Wally Backman’s resume with the Mets has just about everything you could ask for other than an All-Star appearance. The first-round pick in 1977 managed to win a championship with the team in 1986. Only 50 players can say they won a World Series with the Mets. Backman is one of those guys.
Outside of the team accomplishments, Backman did a lot on his own. Although it took a few years until he received regular playing time, once he did, Backman became a mainstay at second base in Flushing.
Through nine seasons with the Mets and over 2700 plate appearances, Backman hit only seven home runs. He made up for it in other ways. Twice, he stole 30 bases. In total, he wrapped up his Mets career with a very favorable .283/.353/.344 batting line.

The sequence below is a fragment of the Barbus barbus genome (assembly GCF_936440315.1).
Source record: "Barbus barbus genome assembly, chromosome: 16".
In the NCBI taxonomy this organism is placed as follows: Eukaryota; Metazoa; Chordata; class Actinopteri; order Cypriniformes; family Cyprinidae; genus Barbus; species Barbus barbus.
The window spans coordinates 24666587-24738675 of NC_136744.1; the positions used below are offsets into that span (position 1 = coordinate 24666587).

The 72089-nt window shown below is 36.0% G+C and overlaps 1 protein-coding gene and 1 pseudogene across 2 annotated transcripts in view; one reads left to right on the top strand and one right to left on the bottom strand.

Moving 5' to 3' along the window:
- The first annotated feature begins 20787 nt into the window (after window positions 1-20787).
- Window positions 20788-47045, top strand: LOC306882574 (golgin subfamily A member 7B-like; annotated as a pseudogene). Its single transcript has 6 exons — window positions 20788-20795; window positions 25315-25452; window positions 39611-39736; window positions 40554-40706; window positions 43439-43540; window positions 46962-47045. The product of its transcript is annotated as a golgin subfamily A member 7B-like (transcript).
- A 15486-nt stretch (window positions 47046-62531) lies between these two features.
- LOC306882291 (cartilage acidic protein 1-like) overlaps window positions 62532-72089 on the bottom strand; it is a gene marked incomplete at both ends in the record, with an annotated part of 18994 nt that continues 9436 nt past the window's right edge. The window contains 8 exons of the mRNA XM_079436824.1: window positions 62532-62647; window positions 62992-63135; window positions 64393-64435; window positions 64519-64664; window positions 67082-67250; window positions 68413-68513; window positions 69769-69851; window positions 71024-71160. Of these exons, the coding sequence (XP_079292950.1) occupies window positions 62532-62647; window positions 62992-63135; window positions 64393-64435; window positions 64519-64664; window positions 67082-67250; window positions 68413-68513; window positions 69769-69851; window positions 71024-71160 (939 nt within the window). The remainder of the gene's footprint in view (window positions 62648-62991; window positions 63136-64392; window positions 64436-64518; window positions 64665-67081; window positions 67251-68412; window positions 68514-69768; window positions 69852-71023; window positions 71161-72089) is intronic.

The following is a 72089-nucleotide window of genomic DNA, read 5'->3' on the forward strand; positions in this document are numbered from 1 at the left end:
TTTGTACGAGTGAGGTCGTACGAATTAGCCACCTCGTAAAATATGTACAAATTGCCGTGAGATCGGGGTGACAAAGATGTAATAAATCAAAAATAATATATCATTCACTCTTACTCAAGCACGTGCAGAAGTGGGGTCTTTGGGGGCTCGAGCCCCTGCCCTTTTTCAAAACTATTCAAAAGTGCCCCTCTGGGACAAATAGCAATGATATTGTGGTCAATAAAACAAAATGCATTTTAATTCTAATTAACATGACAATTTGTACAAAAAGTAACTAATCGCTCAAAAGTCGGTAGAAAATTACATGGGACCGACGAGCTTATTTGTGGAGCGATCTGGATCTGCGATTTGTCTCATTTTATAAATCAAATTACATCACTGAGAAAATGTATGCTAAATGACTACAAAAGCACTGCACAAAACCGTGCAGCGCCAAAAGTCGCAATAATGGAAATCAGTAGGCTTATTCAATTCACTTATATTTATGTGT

Backman was a key part of a skilled team in the mid-1980s. Likely overlooked by many, the man hit .320/.376/.385 in 1986. He added another great slash line in the World Series, finishing that with a line of .333/.429/.333.
Backman’s numbers don’t jump out at us to suggest he’s an all-time great. Unlike some who followed, he played baseball in an old-school kind of way. His role often involved moving runners over and allowing the big bats to knock them in. This was truly evident in 1985 and 1986 when in each season he had 14 sacrifice hits.